As you wrote on many occasions, it is never correct to state that the possibility has become extinct.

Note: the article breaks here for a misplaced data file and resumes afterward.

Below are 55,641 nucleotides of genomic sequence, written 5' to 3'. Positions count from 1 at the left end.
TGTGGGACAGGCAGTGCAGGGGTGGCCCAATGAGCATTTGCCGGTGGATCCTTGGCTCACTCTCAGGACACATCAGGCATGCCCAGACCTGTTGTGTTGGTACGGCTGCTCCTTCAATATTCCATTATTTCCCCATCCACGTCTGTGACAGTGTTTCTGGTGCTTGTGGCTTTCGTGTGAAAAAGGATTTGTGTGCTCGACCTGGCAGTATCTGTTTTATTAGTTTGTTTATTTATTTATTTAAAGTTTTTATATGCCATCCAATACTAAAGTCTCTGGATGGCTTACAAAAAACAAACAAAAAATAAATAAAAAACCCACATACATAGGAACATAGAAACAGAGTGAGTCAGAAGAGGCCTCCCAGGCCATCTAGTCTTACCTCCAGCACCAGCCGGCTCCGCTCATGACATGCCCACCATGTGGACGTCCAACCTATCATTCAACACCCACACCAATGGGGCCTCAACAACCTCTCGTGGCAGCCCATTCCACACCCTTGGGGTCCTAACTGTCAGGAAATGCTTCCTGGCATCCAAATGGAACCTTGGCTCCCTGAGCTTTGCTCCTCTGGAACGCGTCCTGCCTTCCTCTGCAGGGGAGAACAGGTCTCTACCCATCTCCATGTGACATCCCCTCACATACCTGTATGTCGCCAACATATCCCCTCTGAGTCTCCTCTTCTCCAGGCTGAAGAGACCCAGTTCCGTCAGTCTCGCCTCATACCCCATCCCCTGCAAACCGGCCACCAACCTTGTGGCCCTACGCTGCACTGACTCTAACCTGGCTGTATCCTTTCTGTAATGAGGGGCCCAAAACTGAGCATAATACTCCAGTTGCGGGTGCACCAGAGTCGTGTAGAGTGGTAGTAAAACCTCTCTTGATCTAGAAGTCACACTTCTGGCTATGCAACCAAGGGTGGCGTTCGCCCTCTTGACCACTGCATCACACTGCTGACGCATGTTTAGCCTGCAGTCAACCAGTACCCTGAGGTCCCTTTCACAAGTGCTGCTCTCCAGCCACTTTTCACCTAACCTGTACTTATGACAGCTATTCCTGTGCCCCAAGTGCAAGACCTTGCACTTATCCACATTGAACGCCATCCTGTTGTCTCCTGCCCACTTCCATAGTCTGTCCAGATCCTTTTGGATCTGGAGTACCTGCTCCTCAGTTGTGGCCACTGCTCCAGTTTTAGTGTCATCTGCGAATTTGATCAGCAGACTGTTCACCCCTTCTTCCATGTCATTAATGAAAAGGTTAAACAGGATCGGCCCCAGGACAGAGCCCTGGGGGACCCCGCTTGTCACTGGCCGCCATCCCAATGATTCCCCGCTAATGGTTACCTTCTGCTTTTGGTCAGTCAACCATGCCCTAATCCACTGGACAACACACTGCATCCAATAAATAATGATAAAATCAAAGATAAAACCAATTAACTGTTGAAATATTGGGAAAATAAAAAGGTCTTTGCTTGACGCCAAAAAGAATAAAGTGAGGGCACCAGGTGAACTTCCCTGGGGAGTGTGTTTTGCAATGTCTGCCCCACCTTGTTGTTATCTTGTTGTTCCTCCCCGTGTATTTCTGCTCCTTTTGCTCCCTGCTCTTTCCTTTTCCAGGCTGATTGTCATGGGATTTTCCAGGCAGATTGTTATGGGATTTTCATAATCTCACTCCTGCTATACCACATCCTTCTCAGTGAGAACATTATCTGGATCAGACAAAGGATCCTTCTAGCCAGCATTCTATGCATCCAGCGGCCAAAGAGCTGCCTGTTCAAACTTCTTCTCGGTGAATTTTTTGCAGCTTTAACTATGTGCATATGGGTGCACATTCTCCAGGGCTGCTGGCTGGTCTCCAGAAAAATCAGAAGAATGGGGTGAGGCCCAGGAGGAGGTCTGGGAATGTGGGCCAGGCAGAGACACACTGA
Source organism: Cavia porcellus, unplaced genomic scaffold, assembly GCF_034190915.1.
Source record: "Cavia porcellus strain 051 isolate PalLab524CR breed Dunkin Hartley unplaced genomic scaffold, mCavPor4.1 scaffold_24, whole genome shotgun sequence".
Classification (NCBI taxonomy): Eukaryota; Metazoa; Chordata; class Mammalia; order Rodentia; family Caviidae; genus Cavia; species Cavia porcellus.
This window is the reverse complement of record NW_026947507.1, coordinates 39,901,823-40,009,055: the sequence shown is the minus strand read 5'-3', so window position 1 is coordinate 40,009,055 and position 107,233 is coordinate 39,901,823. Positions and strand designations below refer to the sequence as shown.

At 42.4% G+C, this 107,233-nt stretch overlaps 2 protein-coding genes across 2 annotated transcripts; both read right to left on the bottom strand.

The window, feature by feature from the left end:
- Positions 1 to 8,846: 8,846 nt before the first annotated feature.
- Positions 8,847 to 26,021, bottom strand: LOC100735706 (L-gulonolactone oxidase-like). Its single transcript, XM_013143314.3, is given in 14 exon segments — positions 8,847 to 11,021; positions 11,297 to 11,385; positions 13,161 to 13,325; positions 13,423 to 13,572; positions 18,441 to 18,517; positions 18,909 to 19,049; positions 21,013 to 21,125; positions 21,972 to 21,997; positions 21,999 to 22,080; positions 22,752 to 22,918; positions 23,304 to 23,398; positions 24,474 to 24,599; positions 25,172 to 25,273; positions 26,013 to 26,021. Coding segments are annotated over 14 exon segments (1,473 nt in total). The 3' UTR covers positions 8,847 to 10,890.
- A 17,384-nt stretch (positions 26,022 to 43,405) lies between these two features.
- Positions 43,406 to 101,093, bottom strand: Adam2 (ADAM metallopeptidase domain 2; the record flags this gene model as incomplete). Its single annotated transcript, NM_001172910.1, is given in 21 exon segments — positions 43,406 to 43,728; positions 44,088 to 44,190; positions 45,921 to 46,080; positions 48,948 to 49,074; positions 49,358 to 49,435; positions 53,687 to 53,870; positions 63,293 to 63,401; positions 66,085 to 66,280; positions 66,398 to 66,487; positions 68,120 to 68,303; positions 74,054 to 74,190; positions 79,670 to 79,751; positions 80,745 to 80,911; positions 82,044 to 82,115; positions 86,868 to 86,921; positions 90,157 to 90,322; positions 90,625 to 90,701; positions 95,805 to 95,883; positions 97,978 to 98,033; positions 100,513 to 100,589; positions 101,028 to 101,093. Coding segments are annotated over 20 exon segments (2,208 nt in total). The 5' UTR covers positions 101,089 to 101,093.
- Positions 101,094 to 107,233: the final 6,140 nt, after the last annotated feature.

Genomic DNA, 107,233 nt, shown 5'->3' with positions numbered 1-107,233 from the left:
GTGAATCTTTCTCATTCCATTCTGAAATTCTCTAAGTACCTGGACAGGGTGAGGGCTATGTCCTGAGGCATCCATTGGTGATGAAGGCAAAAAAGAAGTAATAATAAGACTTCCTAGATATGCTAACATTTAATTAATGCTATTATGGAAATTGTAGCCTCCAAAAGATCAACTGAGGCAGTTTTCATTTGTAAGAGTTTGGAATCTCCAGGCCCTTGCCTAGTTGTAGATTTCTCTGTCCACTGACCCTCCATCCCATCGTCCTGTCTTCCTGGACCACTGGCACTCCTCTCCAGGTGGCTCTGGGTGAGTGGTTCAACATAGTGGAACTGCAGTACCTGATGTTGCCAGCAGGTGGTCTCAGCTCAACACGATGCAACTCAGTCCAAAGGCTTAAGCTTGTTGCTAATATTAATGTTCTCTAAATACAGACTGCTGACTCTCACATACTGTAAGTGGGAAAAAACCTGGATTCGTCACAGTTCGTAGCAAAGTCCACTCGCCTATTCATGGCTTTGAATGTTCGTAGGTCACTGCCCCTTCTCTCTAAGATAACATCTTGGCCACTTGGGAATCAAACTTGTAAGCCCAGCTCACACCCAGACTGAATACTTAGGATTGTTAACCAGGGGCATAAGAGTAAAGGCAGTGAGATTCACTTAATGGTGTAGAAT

True. The possibility never becomes extinct. However, the level of political probability has been reduced to such an extent that I can no longer describe it as a viable possibility. In the last few months, I’ve seen four movies that have somehow made me feel authorised to confess what I’ve been thinking for a long time but I wouldn’t dare tell people: Joker by Todd Phillips, Parasite by Bong Joon-ho, Sorry we missed you by Ken Loach and Cafarnao by Nadine Labaki. The latter, for instance, finally raises a central issue, that of procreation, from which we can no longer escape. I’m not a parent, intentionally, because I think procreating is irresponsible. I’m glad that we’re starting to discuss this publicly. In Staying With the Trouble, 2016, Donna Haraway admits that the feminist movement has avoided raising the issue of procreation to avoid being party to population control policies, such as China’s. But now, as Haraway says, we can no longer remain silent, because of all the catastrophes that are gathering around mankind right now. What makes all the others definitive is the demographic explosion that characterises half of our planet, right when that part of the world (that until today has dominated) watches terrified at an opposite demographic trend: its decline. Demographers, as the philosopher explains, tell us that we will reach eleven billion people in the second half of the century, but by then the habitable space on Earth will have been reduced. In most of the Eurasian continent, fifty-degree temperatures have become the norm for three months of the year, coasts are becoming uninhabitable… In conclusion: very soon there will be more of us and in a smaller space, and this is a guarantee, a certainty, of extinction.